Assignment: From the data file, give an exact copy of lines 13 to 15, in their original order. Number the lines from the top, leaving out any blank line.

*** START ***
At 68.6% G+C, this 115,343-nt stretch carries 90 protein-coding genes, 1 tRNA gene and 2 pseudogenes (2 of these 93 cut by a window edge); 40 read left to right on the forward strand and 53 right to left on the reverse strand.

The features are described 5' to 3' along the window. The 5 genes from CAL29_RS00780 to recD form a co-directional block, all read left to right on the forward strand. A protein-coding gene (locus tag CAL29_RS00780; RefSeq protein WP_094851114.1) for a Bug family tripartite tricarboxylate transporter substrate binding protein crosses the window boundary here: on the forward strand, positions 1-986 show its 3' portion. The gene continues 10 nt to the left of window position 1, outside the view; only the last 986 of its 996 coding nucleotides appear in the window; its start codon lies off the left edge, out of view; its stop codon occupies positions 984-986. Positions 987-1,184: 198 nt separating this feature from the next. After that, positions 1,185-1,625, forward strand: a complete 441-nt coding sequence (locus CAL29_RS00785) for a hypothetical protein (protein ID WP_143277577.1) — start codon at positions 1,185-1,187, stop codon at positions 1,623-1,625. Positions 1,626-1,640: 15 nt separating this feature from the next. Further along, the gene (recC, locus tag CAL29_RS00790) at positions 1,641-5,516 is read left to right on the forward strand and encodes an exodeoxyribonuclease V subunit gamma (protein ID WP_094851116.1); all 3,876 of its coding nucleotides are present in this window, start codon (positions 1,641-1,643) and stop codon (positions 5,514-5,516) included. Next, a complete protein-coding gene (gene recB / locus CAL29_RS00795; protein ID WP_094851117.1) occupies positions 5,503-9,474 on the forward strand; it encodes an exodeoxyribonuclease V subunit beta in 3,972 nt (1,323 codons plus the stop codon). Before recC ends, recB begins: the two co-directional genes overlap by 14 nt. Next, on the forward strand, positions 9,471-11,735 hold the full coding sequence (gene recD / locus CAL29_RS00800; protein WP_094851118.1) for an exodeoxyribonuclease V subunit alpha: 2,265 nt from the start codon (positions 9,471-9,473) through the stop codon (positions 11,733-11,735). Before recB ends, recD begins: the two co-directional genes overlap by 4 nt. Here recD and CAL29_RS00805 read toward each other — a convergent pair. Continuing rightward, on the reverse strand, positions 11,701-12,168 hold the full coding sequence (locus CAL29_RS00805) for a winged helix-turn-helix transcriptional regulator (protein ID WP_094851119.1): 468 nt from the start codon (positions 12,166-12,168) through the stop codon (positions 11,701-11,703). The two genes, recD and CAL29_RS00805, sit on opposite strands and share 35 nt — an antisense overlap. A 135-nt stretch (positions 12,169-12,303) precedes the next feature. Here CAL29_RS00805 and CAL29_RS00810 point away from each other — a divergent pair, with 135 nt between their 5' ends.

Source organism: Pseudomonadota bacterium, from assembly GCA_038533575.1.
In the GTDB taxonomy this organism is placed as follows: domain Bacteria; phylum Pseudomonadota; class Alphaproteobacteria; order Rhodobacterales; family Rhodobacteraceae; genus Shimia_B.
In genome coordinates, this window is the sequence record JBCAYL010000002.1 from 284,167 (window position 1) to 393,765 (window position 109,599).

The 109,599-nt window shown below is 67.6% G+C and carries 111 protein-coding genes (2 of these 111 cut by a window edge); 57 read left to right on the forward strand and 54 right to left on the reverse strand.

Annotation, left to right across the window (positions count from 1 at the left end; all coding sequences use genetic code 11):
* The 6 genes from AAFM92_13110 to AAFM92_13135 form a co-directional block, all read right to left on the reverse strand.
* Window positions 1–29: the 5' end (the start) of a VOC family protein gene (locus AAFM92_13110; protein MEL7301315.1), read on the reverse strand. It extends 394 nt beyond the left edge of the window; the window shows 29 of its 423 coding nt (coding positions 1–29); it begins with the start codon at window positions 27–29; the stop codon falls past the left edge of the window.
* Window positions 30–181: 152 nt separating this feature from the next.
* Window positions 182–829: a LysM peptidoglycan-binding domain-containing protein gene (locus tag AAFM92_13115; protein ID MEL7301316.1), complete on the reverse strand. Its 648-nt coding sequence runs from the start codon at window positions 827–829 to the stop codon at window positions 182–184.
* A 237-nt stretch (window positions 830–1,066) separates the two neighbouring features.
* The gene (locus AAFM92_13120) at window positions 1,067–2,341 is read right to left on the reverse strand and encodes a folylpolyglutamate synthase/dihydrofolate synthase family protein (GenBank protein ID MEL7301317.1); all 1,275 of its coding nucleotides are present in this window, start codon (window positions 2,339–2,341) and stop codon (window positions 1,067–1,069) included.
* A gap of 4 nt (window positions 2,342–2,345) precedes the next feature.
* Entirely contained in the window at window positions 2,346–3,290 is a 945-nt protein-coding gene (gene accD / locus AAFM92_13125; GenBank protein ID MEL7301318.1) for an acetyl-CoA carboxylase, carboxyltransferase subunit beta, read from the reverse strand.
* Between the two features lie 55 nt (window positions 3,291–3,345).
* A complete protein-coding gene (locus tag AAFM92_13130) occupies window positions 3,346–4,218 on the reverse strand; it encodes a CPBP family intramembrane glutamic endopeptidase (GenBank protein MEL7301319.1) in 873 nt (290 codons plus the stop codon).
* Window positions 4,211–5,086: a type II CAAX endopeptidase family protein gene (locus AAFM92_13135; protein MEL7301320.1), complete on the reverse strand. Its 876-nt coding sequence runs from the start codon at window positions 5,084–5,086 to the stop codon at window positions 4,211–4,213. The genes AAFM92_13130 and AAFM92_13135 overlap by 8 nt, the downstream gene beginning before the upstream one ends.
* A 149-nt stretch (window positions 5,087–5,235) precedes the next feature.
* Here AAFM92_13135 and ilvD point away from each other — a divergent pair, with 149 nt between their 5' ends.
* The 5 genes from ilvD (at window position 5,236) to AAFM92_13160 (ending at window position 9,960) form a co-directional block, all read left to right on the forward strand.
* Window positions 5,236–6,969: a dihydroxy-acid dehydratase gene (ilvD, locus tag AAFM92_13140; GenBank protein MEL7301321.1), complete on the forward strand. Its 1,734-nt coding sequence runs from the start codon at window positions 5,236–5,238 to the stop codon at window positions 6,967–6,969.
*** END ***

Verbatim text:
* The gene (locus AAFM92_13120) at window positions 1,067–2,341 is read right to left on the reverse strand and encodes a folylpolyglutamate synthase/dihydrofolate synthase family protein (GenBank protein ID MEL7301317.1); all 1,275 of its coding nucleotides are present in this window, start codon (window positions 2,339–2,341) and stop codon (window positions 1,067–1,069) included.
* A gap of 4 nt (window positions 2,342–2,345) precedes the next feature.
* Entirely contained in the window at window positions 2,346–3,290 is a 945-nt protein-coding gene (gene accD / locus AAFM92_13125; GenBank protein ID MEL7301318.1) for an acetyl-CoA carboxylase, carboxyltransferase subunit beta, read from the reverse strand.